chronic UTI Tag

Olivia is a British woman whose battle with recurrent UTIs started decades ago.  What first began as occasional, seemingly uncomplicated acute UTIs, eventually turned into frequent, severe recurrent attacks.  When her acute attacks tested positive, she would receive the usual UTI treatment.  When the tests failed to identify bacteria, she was abandoned by her doctors.  After jumping through numerous medical hoops, being repeatedly offered derogatory advice and receiving painful surgical procedures that did more harm than good, Olivia eventually found a specialist who knew what was going on.   She was finally diagnosed and treated for a chronic UTI.  Olivia is a 'long hauler' and healing from her embedded bladder infection has been a test of endurance.  After more than five years in treatment, she is ecstatic to finally be free from her UTI symptoms and looks forward to the day her treatment is complete.  You can read more about Olivia's experience here.

Life changed for this Australian woman when a simple, uncomplicated urinary tract infection (UTI) refused to go away. Relying solely on tests results, doctors were quick to disassociate her symptoms from the initial infection and diagnose her with interstitial cystitis (IC).  Following a post-operative course of antibiotics, Jenna had an unbelievable 14 year hiatus before her dreaded symptoms returned.  Realising doctors knew very little about her condition, she  decided she would find a way to get better.  Her ongoing research highlighted similarities between her 'incurable' condition and other chronic infections.  After plenty of reading and research, she decided to trial a treatment protocol used to target pathogens linked with several other conditions.  This unconventional, self-administered protocol quickly led to relief from her ongoing urinary symptoms.  In little over a year, Jenna was able to stop her treatment completely and remain symptom-free.  You can read more about Jenna's experience here.

 

Libby's life came crashing down when her recurrent urinary tract infections suddenly became constant and stopped responding to treatment.  Being forced to drop out of work and university, she was no longer able to rely on doctors and knew it was up to her to find a solution.  While on university placement, a chance encounter with another chronic UTI sufferer led her to discover a unique chronic UTI treatment protocol being used successfully at a clinic in the United Kingdom.  She asked her doctor for help and within months she was responding to the new treatment.   In just over a year, she is almost cured and says she is firmly committed to seeing her treatment through to the end.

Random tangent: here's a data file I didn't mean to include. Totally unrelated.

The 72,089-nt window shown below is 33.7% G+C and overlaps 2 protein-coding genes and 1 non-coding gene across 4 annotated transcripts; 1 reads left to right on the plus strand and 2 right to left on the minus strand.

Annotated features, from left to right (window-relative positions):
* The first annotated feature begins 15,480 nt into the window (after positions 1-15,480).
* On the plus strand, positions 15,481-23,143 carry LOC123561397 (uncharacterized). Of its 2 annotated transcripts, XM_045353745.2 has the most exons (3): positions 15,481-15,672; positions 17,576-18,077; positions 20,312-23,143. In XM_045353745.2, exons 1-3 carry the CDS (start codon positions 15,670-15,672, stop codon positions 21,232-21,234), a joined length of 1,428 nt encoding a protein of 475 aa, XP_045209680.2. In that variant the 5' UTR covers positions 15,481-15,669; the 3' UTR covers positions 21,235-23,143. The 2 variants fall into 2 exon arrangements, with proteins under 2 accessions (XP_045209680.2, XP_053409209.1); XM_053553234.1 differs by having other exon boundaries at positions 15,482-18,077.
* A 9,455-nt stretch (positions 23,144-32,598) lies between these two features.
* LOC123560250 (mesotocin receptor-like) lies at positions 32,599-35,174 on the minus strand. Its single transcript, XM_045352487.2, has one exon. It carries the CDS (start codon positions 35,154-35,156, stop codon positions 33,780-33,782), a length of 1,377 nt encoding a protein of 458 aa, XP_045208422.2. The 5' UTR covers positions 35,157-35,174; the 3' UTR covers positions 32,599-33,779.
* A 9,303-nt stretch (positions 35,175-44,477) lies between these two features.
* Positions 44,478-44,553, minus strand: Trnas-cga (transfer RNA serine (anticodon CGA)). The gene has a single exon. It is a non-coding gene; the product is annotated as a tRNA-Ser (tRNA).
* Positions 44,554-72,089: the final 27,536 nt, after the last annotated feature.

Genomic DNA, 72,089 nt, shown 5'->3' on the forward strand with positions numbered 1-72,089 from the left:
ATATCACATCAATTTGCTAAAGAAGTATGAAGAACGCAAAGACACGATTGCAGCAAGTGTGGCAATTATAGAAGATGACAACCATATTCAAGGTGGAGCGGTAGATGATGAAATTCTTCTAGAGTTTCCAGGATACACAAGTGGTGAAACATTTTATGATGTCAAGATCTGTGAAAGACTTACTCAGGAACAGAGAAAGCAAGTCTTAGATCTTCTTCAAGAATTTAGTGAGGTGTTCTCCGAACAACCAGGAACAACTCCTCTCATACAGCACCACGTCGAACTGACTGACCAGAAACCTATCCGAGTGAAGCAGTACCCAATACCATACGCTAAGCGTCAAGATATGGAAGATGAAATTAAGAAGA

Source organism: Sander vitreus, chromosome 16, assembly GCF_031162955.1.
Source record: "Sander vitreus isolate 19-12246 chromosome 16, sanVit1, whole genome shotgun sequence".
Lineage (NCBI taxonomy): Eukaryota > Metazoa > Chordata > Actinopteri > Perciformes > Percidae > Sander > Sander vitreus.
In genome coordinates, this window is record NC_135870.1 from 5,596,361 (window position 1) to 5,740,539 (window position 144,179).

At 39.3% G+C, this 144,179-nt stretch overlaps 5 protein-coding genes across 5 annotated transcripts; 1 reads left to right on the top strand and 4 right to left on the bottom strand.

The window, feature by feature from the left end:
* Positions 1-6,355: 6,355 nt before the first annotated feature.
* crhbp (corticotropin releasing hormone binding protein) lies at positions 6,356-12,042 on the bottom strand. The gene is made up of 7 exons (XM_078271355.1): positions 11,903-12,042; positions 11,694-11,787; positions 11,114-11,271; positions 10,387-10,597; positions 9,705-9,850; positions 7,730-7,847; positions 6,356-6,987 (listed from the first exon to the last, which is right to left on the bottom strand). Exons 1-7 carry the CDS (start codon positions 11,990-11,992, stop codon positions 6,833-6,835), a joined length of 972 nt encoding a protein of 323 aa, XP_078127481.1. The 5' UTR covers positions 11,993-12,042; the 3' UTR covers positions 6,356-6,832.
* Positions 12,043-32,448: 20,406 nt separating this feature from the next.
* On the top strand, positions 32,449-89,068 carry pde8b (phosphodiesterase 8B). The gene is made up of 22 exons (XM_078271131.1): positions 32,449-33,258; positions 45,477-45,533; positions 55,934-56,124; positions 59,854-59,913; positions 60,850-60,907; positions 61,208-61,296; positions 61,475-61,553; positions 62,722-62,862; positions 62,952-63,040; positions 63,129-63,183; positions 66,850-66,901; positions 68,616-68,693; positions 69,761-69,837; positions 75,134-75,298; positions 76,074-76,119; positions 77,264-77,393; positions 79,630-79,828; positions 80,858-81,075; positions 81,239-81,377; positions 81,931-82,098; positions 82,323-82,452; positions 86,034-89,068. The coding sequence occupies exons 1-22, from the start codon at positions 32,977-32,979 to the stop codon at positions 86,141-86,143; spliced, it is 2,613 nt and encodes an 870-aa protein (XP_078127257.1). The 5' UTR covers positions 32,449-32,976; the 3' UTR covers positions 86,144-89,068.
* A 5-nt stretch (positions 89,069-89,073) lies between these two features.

At 28-years-of-age, Beth developed a simple UTI that she would go on to endure for the next 10 years.  Living a life in unbearable and debilitating pain, she was eventually diagnosed with interstitial cystitis (IC).  To help manage the symptoms from her ‘incurable’ condition, she was prescribed serious pain medication and had a Medtronic Interstim surgically fitted to her spine.  Refusing to accept this life-long sentence, and desperately wanting a baby, she gathered her strength and continued searching for answers.  After the initial step of discovering and correcting an underactive thyroid condition, in 2015 she travelled overseas to see ‘Dr Lovely’ and was properly diagnosed and treated for a chronic UTI.  Since being properly medicated, Beth has slowly regained her health and finally become a very proud, first-time mother to a healthy, gorgeous, happy baby.  Here is her story.

 

Jill began experiencing recurrent UTIs when she was 60.  Despite receiving standard antibiotic treatment for these acute attacks, the frequency of her infections soon increased, along with alarming lab findings of growing antibiotic resistances.  After suffering severe gut problems from candida overgrowth, and with labs now consistently finding a resistant ESBL-producing E coli (ESBL-EC), she turned to Traditional Chinese Medicine (TCM) and completely turned her life around.   Jill has been free from recurrent UTIs for three years and has now turned her attention to lobbying for change.  In 2016 she established a campaign group, BladderAction UK.  The group is putting pressure on the UK government and relevant authorities to address current failures in the medical system, and to introduce better UTI testing and treatment protocols in the UK.   Here is Jill’s story.